At a combined cycle power plant, a boiler feedwater pump was experiencing problems. Hydro provided major cost savings through advanced engineering analysis, material upgrades, and testing for validation.
A combined cycle power plant in the Pan Handle region of Texas found themselves experiencing repeated failure on one of their 14 stage boiler feedwater (BB3) pumps. The pump had recently been modified by the supplier to provide a short-term solution. This in turn reduced the mean time between failure (MTBF) of the pump, requiring continued support and further analysis. Combined cycle plants are comprised of both gas and steam power production technologies, capable of producing up to 50% more electricity than traditional simple-cycle plants. With the ever-increasing demand for energy, this technology is becoming increasingly relevant in throughout the pump industry. As such, it is highly important that these plants operate at peak efficiency. Originally, the stationary inserts at several locations in the pump assembly were modified in such a way that increased the likelihood of friction and galling of the stationary and rotating parts of the pump assembly. The consecutive failures experienced on site were repeatedly of the same failure mode, which strongly pointed toward a pump design problem. Critical service The importance of the feedwater service for power production appropriately designated the pumps in the service as ‘critical’. A prolonged outage or expected failure of a critical asset can lead to a loss in revenue for a power plant. As a result, there was significantly increased pressure to not only repair the pump, but to identify and correct the experienced failure mode. Hydro, Inc. a global aftermarket pump service provider, offered the plant an independent voice and engineering focused approach to the problem. The plant worked with their Houston service center with support from their engineering team and test facility located in Chicago, Illinois. The service center focused on providing high quality workmanship and utilized their unique engineering expertise to design and implement the modifications needed to solve the plant’s pump problem. The test facility provided the ultimate confirmation that the engineered upgrade met the satisfaction and the plant’s requirements for overall pump performance; from both hydraulic and mechanical standpoints. A completed work scope was presented to the plant that included a disassembly, cleaning, and inspection (DCI), a complete pump overhaul, pump improvement modifications to address the failure mode experiences in the field, hydrostatic testing services, and performance testing services.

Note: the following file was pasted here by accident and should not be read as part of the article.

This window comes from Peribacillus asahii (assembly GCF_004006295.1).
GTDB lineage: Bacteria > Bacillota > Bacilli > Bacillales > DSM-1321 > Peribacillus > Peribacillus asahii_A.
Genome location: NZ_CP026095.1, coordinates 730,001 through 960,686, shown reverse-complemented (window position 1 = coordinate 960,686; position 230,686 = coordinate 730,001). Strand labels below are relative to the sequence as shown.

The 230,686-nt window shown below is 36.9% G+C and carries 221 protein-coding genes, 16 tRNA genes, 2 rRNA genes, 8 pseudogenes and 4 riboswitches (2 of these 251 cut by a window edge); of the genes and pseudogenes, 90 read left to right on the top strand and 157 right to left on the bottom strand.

As part of the pump improvement modifications, Hydro engineers recommended that a non-metallic composite material be used to replace the existing stationary components, including the center bushing, throttle bushing, throat bushing, and case rings.